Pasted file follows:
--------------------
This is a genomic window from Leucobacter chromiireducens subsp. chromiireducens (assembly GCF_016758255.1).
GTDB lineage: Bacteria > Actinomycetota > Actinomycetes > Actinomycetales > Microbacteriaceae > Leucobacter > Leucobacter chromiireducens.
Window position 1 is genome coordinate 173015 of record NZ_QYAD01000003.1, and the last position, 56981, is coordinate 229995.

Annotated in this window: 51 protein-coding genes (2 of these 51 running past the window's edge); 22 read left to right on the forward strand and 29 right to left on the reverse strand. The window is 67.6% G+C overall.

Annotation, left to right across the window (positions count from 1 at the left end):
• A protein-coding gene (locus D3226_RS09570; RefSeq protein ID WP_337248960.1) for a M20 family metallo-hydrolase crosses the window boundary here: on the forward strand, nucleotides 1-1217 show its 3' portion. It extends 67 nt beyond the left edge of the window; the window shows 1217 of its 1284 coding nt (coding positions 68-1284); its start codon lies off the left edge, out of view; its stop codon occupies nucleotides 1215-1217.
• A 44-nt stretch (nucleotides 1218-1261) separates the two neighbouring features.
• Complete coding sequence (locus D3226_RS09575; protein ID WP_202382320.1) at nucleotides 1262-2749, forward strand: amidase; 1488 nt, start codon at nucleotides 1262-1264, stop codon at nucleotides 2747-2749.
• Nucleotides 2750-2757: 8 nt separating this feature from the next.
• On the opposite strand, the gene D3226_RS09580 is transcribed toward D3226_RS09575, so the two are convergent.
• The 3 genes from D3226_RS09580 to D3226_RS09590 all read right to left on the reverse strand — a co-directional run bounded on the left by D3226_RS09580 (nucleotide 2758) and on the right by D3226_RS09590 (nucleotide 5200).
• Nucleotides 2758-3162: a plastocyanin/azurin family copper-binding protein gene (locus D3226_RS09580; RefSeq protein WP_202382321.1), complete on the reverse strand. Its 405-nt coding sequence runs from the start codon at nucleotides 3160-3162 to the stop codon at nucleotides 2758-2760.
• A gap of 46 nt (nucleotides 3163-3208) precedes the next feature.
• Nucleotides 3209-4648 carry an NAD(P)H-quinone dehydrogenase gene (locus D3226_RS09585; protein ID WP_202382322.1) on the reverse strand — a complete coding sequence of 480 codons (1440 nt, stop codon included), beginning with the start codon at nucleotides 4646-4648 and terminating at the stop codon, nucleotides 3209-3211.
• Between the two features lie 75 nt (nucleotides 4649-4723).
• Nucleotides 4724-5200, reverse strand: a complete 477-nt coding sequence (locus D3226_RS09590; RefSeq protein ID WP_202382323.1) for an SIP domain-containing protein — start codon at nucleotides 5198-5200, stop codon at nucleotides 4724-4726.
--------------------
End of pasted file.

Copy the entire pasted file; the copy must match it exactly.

This is a genomic window from Leucobacter chromiireducens subsp. chromiireducens (assembly GCF_016758255.1).
GTDB lineage: Bacteria > Actinomycetota > Actinomycetes > Actinomycetales > Microbacteriaceae > Leucobacter > Leucobacter chromiireducens.
Window position 1 is genome coordinate 173015 of record NZ_QYAD01000003.1, and the last position, 56981, is coordinate 229995.

Annotated in this window: 51 protein-coding genes (2 of these 51 running past the window's edge); 22 read left to right on the forward strand and 29 right to left on the reverse strand. The window is 67.6% G+C overall.

Annotation, left to right across the window (positions count from 1 at the left end):
• A protein-coding gene (locus D3226_RS09570; RefSeq protein ID WP_337248960.1) for a M20 family metallo-hydrolase crosses the window boundary here: on the forward strand, nucleotides 1-1217 show its 3' portion. It extends 67 nt beyond the left edge of the window; the window shows 1217 of its 1284 coding nt (coding positions 68-1284); its start codon lies off the left edge, out of view; its stop codon occupies nucleotides 1215-1217.
• A 44-nt stretch (nucleotides 1218-1261) separates the two neighbouring features.
• Complete coding sequence (locus D3226_RS09575; protein ID WP_202382320.1) at nucleotides 1262-2749, forward strand: amidase; 1488 nt, start codon at nucleotides 1262-1264, stop codon at nucleotides 2747-2749.
• Nucleotides 2750-2757: 8 nt separating this feature from the next.
• On the opposite strand, the gene D3226_RS09580 is transcribed toward D3226_RS09575, so the two are convergent.
• The 3 genes from D3226_RS09580 to D3226_RS09590 all read right to left on the reverse strand — a co-directional run bounded on the left by D3226_RS09580 (nucleotide 2758) and on the right by D3226_RS09590 (nucleotide 5200).
• Nucleotides 2758-3162: a plastocyanin/azurin family copper-binding protein gene (locus D3226_RS09580; RefSeq protein WP_202382321.1), complete on the reverse strand. Its 405-nt coding sequence runs from the start codon at nucleotides 3160-3162 to the stop codon at nucleotides 2758-2760.
• A gap of 46 nt (nucleotides 3163-3208) precedes the next feature.
• Nucleotides 3209-4648 carry an NAD(P)H-quinone dehydrogenase gene (locus D3226_RS09585; protein ID WP_202382322.1) on the reverse strand — a complete coding sequence of 480 codons (1440 nt, stop codon included), beginning with the start codon at nucleotides 4646-4648 and terminating at the stop codon, nucleotides 3209-3211.
• Between the two features lie 75 nt (nucleotides 4649-4723).
• Nucleotides 4724-5200, reverse strand: a complete 477-nt coding sequence (locus D3226_RS09590; RefSeq protein ID WP_202382323.1) for an SIP domain-containing protein — start codon at nucleotides 5198-5200, stop codon at nucleotides 4724-4726.